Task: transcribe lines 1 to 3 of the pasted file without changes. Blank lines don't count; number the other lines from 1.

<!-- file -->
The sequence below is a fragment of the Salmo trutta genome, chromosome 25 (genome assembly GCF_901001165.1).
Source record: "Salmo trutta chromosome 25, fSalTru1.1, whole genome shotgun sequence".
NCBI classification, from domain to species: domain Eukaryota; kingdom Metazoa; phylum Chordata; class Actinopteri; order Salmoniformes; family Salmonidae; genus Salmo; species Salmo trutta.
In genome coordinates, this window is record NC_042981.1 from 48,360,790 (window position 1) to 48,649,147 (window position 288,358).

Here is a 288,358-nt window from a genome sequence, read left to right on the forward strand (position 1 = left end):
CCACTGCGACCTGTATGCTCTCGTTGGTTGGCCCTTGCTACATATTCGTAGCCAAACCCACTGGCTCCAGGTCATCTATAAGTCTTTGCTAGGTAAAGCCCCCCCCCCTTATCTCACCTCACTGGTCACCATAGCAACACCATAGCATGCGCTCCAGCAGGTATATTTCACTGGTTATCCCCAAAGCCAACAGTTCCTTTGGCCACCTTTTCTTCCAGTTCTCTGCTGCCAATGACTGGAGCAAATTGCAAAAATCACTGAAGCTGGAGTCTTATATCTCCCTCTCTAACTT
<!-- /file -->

The sequence below is a fragment of the Salmo trutta genome, chromosome 25 (genome assembly GCF_901001165.1).
Source record: "Salmo trutta chromosome 25, fSalTru1.1, whole genome shotgun sequence".
NCBI classification, from domain to species: domain Eukaryota; kingdom Metazoa; phylum Chordata; class Actinopteri; order Salmoniformes; family Salmonidae; genus Salmo; species Salmo trutta.